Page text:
An Alitalia Airbus A320 aborted its take-off at low speed, after it experienced a tail strike. But how is a low-speed tail strike even possible?
This Alitalia A320 tail strike incident is unusual, but not unique. Also, it isn’t new. It occurred on the 17 th of August 2017! However the Italian National Flight Safety Agency (ANSV) issued its final report on the incident yesterday (the 15th of April). Unfortunately, so far they’ve only released this report in Italian, but if you wish you can read it HERE.
The aircraft was getting ready to take off, for flight AZ-9041, from Milan Malpensa (LIMC) to Rome Fiumicino (LIRF), in Italy. The Alitalia A320 began accelerating down runway 35R, but it very quickly pitched up and had a tail strike. The crew immediately rejected the take-off. The reduction of thrust and brake application returned the aircraft to its normal attitude. The aircraft vacated the runway and returned to the apron.
The Alitalia A320 Conditions for the Tail Strike
The 103 passengers and 6 crew disembarked normally, with no injuries. They eventually got to their destination with a 4-hour delay. The aircraft stayed in Milan for several days, before positioning to Rome for further repairs. According to the ANSV report, the Alitalia A320 did not suffer structural damage in the tail strike incident. An area approximately 1.80 metres (5.9ft) long and 30cm (11.8”) wide showed abrasion marks. The rear drain mast also suffered some abrasion damage.
The report shows that it wasn’t any action of the Alitalia pilots, nor a malfunction of the Airbus A320 that caused the tail strike. It was an organizational error, that caused a serious weight imbalance in the aircraft. It was a serious miscommunication between two parties, one of which was using software that couldn’t account for this flight. This was to be the second leg, of a two-leg flight.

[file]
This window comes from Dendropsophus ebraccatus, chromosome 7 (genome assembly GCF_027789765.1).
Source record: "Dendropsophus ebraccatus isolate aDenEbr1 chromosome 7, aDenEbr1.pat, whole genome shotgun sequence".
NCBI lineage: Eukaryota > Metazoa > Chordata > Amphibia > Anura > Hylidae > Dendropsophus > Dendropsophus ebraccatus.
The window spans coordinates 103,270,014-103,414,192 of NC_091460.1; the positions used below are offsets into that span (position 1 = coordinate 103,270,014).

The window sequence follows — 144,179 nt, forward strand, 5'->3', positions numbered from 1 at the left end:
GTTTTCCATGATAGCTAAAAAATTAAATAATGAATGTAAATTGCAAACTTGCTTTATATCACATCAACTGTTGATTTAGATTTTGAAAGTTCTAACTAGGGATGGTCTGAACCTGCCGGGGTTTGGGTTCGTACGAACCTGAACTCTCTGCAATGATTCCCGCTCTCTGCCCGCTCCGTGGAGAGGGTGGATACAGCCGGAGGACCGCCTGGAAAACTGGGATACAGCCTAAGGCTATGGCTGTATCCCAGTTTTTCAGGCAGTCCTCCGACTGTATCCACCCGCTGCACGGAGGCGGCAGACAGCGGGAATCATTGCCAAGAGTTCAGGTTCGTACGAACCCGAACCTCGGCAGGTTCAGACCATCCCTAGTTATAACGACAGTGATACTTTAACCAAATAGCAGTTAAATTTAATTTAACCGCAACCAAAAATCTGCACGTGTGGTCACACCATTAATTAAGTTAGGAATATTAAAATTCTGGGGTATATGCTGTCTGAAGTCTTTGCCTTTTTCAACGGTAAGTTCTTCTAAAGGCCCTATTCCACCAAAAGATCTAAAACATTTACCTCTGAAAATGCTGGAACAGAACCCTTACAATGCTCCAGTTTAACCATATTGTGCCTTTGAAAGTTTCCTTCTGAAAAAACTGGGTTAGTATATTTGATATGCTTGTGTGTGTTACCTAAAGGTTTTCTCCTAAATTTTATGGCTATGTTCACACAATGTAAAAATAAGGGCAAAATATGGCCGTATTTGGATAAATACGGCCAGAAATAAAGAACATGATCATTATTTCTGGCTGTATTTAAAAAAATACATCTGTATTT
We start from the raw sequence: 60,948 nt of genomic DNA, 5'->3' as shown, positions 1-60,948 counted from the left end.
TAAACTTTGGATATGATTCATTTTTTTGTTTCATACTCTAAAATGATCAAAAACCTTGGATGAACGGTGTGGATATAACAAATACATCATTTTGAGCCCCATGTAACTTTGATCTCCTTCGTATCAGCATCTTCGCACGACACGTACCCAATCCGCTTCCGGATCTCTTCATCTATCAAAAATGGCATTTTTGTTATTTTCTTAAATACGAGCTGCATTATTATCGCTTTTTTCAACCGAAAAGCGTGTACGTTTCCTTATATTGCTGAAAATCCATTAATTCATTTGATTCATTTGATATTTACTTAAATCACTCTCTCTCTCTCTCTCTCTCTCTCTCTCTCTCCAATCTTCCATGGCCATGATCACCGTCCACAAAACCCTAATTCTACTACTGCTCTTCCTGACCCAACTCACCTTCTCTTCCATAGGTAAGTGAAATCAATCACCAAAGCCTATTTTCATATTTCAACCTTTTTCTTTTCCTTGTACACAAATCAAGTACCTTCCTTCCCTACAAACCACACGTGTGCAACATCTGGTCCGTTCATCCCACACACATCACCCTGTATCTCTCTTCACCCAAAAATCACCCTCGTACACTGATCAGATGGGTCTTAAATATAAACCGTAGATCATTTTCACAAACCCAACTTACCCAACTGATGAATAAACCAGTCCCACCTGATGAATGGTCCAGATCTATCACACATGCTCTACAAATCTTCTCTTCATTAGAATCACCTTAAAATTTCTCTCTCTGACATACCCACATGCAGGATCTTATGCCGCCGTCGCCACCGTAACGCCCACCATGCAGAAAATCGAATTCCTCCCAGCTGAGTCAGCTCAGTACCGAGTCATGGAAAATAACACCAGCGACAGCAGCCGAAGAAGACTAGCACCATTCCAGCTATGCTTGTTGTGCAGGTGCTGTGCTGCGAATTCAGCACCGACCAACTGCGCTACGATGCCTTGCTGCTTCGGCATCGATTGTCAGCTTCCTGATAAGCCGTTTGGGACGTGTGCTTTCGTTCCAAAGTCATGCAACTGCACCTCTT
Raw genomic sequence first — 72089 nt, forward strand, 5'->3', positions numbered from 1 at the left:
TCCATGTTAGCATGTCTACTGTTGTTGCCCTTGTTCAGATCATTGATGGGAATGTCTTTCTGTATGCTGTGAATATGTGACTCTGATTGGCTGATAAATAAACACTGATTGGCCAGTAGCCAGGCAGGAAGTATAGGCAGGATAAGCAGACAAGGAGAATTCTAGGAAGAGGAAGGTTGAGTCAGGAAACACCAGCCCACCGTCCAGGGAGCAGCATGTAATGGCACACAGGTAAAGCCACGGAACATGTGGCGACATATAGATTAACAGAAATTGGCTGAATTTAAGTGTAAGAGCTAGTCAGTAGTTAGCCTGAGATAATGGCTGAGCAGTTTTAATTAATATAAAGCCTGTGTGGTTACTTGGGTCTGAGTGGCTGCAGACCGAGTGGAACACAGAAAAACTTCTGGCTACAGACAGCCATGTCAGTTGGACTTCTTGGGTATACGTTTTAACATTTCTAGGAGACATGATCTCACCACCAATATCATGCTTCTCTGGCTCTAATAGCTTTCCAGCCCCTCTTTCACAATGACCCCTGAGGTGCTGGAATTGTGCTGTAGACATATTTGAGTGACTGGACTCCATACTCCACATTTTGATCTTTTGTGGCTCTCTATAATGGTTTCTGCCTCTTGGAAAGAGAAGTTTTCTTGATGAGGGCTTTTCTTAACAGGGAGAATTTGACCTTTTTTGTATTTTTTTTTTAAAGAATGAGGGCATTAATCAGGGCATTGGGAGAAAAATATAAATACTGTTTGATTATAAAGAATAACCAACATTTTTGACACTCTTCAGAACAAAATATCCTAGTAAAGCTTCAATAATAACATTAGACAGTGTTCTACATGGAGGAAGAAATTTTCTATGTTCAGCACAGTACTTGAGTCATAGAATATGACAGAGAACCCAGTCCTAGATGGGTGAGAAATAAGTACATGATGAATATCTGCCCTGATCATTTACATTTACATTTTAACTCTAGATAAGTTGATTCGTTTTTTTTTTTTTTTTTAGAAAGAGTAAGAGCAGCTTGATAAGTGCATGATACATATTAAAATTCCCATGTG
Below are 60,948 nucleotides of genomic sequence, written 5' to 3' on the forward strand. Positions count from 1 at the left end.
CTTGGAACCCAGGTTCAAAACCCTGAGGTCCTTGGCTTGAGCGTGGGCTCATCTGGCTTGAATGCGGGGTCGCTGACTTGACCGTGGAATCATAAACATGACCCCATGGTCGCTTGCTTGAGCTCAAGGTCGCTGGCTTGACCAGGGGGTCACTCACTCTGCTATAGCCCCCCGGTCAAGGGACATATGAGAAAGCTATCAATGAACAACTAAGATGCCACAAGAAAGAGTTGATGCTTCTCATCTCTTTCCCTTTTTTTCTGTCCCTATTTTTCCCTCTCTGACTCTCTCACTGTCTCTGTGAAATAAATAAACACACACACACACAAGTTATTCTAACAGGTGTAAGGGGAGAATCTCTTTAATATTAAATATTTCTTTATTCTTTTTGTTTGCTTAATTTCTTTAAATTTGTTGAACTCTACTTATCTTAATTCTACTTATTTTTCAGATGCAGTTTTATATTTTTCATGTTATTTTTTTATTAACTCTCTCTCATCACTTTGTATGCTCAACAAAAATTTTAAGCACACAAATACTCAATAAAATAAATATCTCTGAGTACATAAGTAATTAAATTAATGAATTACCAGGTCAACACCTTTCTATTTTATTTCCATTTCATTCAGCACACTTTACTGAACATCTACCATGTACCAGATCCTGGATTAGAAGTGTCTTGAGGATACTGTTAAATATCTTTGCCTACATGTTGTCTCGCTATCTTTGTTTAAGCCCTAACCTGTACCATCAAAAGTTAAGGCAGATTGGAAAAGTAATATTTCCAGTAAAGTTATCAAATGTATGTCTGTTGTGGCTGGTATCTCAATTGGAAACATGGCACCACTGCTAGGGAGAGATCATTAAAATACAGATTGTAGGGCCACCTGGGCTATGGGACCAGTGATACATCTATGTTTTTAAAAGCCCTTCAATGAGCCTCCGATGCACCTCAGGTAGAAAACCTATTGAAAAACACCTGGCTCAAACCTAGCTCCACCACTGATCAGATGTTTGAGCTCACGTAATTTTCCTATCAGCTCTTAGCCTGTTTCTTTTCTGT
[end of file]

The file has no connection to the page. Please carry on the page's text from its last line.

The first leg was from Hamburg (EDDH) in Germany, to Milan. The flight left Hamburg with 171 passengers. 68 were going to Milan, the remaining 103 to Rome. A handler in Hamburg assigned rows 1-12 to the passengers going to Milan, and rows 13 and further back to Rome. Also, there were three Unit Load Devices (ULDs, i.e. cargo boxes) in the front hold, for Milan! The idea was to load the aircraft in a way that would facilitate unloading and refitting in Milan.
An Inevitable Result?
The final piece for the Alitalia A320’s tail strike puzzle came when this Hamburg handler did not use the software system that would notify dispatch/load control. So they knew neither about the passenger nor the cargo load. A contributing factor here is that the software the airline was using, could not account for multi-leg flights. So the controller in Hamburg assumed an even distribution of passengers.
The Alitalia A320 had a tail strike because it had no luggage and only 4 passengers in the front of the aircraft. Another 47 passengers sat in the middle section and 52 in the rear of the Airbus. Everyone’s luggage was in the rear hold. When the crew applied take-off thrust, the low-positioned engines introduced enough pitch moment to cause the tail strike. Reducing power and braking restored order. They only reached 42 knots.
The aircraft is an Airbus A320-216, with registration EI-DTB. Having left the factory in Toulouse in February 2009, it was a bit over 8.5 years old at the time of the incident. Alitalia is the only operator of this now 12 year-old aircraft. The plane has since returned in service, however its current status appears as ‘parked’.
A lack of injuries and a plane that can fly again counts as a positive outcome in anyone’s book. However there have been a couple of incidents with tail strikes similar to the Alitalia A320. Thankfully, these problems manifest themselves early enough in the roll that pilot crews have time to react!
Spyros Georgilidakis has degrees in Business Enterprise and Management. He has 14 years of experience in the hospitality and travel industries, along with a passion for all-things-aviation and travel logistics. He is also an experienced writer and editor for on-line publications, and a licensed professional drone pilot.